Bunge committee out to address TAEC’s challenges

THE Parliamentary Budget Committee, has resolved to address challenges facing the Tanzania Atomic Energy Commission (TAEC).

The committee’s chairperson Daniel Sillo, said here recently that they engage the government in addressing challenges faced by the commission with a view of enhancing its performance.

Mr Sillo, whose committee visited TAEC last week, said the commission was still grappling with a number of setbacks such as shortage of staff, working equipment and little budget allocation.

“The committee has heeded to your calls and we want to assure that these challenges will be addressed sooner than later,” he assured.

According to Mr Sillo, TAEC was vested with a sensitive yet crucial task of regulating the use of radiation and other functions, thus it was imperative for the government to prioritise it.

“This is a very sensitive institution charged with the control of the peaceful uses of nuclear technology, promotion of the peaceful application of nuclear technology and atomic energy,” he observed.

In the same vein, the committee chairperson commended the commission in its quest of offering the public with awareness and knowledge on safe use of radiation services.

For his part, TAEC Director General Professor Lazaro Busagala, said the registered success notwithstanding, the agency was still contending with the challenge of transportation of radioactive material such as Uranium.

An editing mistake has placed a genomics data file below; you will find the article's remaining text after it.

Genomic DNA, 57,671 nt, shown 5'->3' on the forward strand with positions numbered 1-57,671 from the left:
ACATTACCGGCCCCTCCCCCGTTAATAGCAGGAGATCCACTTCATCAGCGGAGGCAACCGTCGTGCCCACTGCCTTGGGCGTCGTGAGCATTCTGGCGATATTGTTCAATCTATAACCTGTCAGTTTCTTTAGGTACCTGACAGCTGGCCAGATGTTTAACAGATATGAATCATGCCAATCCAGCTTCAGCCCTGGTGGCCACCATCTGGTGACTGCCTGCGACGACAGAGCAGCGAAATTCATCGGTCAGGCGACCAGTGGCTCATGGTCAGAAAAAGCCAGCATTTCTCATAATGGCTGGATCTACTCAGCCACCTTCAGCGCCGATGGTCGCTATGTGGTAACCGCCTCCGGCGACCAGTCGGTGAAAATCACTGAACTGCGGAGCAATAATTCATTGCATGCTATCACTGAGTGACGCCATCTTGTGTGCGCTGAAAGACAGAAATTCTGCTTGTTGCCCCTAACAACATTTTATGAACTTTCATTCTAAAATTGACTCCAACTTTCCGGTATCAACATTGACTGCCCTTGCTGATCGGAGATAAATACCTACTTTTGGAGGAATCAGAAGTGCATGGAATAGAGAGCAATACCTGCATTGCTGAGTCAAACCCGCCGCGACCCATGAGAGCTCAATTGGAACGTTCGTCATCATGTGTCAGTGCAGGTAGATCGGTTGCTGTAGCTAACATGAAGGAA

“Transport of radioactive material by its nature gives rise to the risk of accidents with the potential for radiological exposures that could impact the safety of people, property and the environment,” he warned.

Established by the Atomic Energy Act No. 7 of 2003, the TAEC is mandated to provide regulatory, promotion of nuclear technology in the country and to co-ordinate or facilitate or advise on, the transfer and safe, peaceful utilisation of nuclear technology and atomic energy.

The regulatory functions of the Commission among other things is to perform radiation safety inspections in all radiation workplaces in the country.

If the radiation safety status of the facility is adequate, the Commission issues authorisation in the form of licence.

However, if the radiation practices pose radiological risks to persons and environment, the Commission   according to Section 6 (i) of the Atomic Energy Act may suspend or close down facilities.

Exposure to high radiation levels is said to have a wide range of effects to a person, such as vomiting, bleeding, fainting, hair loss and the loss of skin and hair.

The radiation exposure can cause cell mutations that may lead to cancer.

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